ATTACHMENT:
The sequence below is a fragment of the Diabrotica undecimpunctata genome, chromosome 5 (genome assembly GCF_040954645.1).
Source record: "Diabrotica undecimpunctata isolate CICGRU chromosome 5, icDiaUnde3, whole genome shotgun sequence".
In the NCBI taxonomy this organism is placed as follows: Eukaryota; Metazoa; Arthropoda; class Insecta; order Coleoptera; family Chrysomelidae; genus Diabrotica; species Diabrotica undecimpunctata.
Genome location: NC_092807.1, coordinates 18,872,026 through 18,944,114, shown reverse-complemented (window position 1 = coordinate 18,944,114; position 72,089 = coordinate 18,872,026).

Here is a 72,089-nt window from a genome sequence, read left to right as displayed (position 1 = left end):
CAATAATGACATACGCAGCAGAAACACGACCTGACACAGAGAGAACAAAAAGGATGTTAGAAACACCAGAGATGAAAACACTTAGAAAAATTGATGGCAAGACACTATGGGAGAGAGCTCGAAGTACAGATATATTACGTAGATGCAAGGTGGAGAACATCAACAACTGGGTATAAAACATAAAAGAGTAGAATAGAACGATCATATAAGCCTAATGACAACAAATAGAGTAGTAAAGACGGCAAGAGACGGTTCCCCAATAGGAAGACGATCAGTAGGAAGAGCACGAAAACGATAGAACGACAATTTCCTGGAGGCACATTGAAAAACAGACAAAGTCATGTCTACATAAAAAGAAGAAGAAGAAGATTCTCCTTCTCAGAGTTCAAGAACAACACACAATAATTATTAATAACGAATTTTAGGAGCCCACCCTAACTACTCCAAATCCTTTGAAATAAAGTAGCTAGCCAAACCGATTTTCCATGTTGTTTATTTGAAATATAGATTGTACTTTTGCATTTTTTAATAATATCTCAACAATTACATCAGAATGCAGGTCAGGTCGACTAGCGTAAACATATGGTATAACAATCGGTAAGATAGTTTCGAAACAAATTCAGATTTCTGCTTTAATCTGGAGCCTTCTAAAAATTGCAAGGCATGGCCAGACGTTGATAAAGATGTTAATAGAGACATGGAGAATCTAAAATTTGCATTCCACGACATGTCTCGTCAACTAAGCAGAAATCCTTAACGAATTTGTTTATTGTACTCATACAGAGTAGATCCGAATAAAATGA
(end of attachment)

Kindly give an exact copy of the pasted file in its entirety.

The sequence below is a fragment of the Diabrotica undecimpunctata genome, chromosome 5 (genome assembly GCF_040954645.1).
Source record: "Diabrotica undecimpunctata isolate CICGRU chromosome 5, icDiaUnde3, whole genome shotgun sequence".
In the NCBI taxonomy this organism is placed as follows: Eukaryota; Metazoa; Arthropoda; class Insecta; order Coleoptera; family Chrysomelidae; genus Diabrotica; species Diabrotica undecimpunctata.
Genome location: NC_092807.1, coordinates 18,872,026 through 18,944,114, shown reverse-complemented (window position 1 = coordinate 18,944,114; position 72,089 = coordinate 18,872,026).

Here is a 72,089-nt window from a genome sequence, read left to right as displayed (position 1 = left end):
CAATAATGACATACGCAGCAGAAACACGACCTGACACAGAGAGAACAAAAAGGATGTTAGAAACACCAGAGATGAAAACACTTAGAAAAATTGATGGCAAGACACTATGGGAGAGAGCTCGAAGTACAGATATATTACGTAGATGCAAGGTGGAGAACATCAACAACTGGGTATAAAACATAAAAGAGTAGAATAGAACGATCATATAAGCCTAATGACAACAAATAGAGTAGTAAAGACGGCAAGAGACGGTTCCCCAATAGGAAGACGATCAGTAGGAAGAGCACGAAAACGATAGAACGACAATTTCCTGGAGGCACATTGAAAAACAGACAAAGTCATGTCTACATAAAAAGAAGAAGAAGAAGATTCTCCTTCTCAGAGTTCAAGAACAACACACAATAATTATTAATAACGAATTTTAGGAGCCCACCCTAACTACTCCAAATCCTTTGAAATAAAGTAGCTAGCCAAACCGATTTTCCATGTTGTTTATTTGAAATATAGATTGTACTTTTGCATTTTTTAATAATATCTCAACAATTACATCAGAATGCAGGTCAGGTCGACTAGCGTAAACATATGGTATAACAATCGGTAAGATAGTTTCGAAACAAATTCAGATTTCTGCTTTAATCTGGAGCCTTCTAAAAATTGCAAGGCATGGCCAGACGTTGATAAAGATGTTAATAGAGACATGGAGAATCTAAAATTTGCATTCCACGACATGTCTCGTCAACTAAGCAGAAATCCTTAACGAATTTGTTTATTGTACTCATACAGAGTAGATCCGAATAAAATGA